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Desperate measures


Denying yourself food to protest the policies of a corporate behemoth seems a bit ... extreme. Nonetheless, such an action may be a legitimate warning about the state of retail pharmacy today.

Key Points

My second thought was how ironic it is that a pharmacist would voluntarily go on a hunger strike, when so many of our employers impose mini-hunger strikes on us every working day through short staffing.

Bhat was fired in 2005 from his position as a staff pharmacist at a Medco facility in Tampa, Fla., he said for protesting a quota system that required pharmacists to process 45 to 55 prescriptions an hour. The suggestion of quotas at large mail-order pharmacies doesn't exactly sound like the tale of someone talking through his tinfoil hat. It actually sounds quite ... plausible. I decided to write Medco to ask whether it does in fact use a quota system. This is exactly what was e-mailed back:

Pretty cut-and-dried. As much of a flat-out denial as I've ever seen. Which is why I was a bit confused when I read in the Indianapolis Star that Medco pharmacists in New Jersey turned down a contract offer from the company in part due to "unreasonable production requirements." "Production requirement" sounds an awful lot like "quota system" to me.

Bhat also claims that Medco's policies were responsible for a prescription-fill error rate that increased from 25 per million to 300 per million. In my e-mail to Medco, I asked whether it disputed those numbers. Again, this is exactly what was sent back:

"Mr. Bhat's claims and allegations were thoroughly investigated by the Medco Office of Ethics and the Florida State Board of Pharmacy and were founded [sic] to be without merit or foundation. His allegations were also dismissed by the court."

This answer seems a little less cut-and-dried to me. I should think that if the numbers were wrong, all you would have to do is say they were wrong. I find the lack of a flat-out denial interesting.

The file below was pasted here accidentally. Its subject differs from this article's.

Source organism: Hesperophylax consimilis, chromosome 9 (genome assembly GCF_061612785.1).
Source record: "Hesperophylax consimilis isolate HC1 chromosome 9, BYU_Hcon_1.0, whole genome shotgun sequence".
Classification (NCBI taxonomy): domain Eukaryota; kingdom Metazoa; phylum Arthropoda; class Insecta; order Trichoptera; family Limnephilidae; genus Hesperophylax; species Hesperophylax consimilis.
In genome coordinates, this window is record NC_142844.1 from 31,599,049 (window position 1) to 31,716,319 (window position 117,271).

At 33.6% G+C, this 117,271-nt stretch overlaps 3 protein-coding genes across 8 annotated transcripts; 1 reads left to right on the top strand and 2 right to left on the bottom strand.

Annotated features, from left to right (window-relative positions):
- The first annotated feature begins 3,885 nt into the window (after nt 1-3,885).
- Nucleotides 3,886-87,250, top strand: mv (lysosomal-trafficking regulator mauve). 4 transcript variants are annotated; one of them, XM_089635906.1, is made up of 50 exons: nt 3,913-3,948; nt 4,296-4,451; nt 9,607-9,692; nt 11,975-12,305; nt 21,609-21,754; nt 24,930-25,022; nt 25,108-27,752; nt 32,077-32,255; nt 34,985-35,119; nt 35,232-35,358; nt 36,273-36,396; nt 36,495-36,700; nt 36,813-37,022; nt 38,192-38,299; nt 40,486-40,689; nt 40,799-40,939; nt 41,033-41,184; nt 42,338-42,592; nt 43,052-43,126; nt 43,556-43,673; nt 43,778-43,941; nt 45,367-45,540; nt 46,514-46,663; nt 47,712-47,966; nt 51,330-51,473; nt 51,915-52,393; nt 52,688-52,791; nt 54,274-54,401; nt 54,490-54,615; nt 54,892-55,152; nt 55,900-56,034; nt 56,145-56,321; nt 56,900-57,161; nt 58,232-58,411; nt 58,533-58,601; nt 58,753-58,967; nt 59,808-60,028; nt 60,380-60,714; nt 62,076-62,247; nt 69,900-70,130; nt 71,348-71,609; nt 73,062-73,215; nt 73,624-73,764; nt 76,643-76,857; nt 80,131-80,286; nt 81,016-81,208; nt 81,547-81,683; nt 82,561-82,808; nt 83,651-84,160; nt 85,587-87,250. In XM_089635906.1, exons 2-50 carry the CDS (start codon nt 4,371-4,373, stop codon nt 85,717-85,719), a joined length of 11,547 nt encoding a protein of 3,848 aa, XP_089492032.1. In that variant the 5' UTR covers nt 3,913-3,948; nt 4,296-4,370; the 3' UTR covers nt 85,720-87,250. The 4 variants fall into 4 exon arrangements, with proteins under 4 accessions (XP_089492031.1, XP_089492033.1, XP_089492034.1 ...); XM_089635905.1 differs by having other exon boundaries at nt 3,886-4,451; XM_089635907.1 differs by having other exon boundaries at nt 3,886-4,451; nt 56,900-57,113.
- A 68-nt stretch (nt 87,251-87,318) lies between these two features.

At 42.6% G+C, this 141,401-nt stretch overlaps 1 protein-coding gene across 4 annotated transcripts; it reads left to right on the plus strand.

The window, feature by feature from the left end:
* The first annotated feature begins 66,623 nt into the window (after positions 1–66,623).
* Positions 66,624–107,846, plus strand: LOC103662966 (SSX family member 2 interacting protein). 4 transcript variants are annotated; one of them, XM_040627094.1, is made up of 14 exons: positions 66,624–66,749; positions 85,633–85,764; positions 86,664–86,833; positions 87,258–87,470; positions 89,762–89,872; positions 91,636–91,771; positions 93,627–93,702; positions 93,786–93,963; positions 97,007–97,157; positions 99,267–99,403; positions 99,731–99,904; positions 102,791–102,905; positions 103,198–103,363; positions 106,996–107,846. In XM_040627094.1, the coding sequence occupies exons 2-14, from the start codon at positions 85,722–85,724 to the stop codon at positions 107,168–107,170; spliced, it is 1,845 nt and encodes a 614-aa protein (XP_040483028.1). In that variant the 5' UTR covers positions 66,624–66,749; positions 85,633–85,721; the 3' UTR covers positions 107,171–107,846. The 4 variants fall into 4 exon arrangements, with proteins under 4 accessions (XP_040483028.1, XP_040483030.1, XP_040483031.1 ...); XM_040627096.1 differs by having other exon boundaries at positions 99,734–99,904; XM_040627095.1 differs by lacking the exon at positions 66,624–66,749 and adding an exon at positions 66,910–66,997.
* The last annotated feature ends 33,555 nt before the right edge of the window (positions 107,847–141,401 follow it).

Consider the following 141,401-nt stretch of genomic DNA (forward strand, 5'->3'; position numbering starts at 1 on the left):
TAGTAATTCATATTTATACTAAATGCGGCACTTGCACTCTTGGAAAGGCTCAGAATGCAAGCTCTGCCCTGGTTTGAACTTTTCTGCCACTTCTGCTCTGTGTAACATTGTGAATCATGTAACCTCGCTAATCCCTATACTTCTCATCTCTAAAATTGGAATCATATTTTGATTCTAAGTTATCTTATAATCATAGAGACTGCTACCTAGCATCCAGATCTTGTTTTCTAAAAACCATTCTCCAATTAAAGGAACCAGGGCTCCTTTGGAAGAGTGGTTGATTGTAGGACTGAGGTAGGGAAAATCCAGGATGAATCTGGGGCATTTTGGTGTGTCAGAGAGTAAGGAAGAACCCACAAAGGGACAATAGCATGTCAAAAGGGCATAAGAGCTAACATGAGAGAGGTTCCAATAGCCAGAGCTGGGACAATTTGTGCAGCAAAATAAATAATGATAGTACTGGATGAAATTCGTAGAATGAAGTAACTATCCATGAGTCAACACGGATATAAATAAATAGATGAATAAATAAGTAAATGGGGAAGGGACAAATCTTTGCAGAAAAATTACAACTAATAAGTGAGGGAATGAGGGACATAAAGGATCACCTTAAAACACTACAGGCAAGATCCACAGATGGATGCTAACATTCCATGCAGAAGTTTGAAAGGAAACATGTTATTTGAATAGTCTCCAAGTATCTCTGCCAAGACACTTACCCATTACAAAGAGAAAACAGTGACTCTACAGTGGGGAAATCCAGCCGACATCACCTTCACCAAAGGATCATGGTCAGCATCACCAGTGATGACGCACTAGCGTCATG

One thing Medco is right about is that Bhat has had his day both in court and in front of the Florida Board of Pharmacy. A letter signed by more than 40 Medco pharmacists led to an investigation by state authorities that went nowhere, and a subsequent lawsuit filed by Bhat was dismissed. Which is exactly the kind of thing you would expect to happen to an oddball.

Keep in mind though, that there is nothing in the law that says an employer can't set up a prescription quota system or a quota system that's called a "production requirement."

So perhaps Bhat, in the 65th day of his hunger strike as this article is posted to the web [September 7], is a man who, as they say back home, "isn't wrapped real tight," someone bent on self-destruction as an overreaction to workplace frustrations that we all face. Or maybe he's a warning. A sign that pharmacy is not moving in the direction of medication therapy management, increased patient contact, or interaction with other healthcare professionals, as the leaders of our profession would like us to believe, but is instead becoming little more than factory work, heading toward the same production methods that gave us the runaway Toyota Prius. Either way, he is a man desperate to be heard.

Perhaps we should listen. The next time you're on one of those involuntary hunger strikes at work, looking at a line of prescriptions and watching a graph on your computer screen change color to let you know you're not filling them fast enough, maybe you should think about what Bhat is doing.

Because he may be an oddball, but that does not necessarily mean he is wrong.

David Stanley is a practicing community pharmacist in California. He can be reached at drugmonkey@gmail.com

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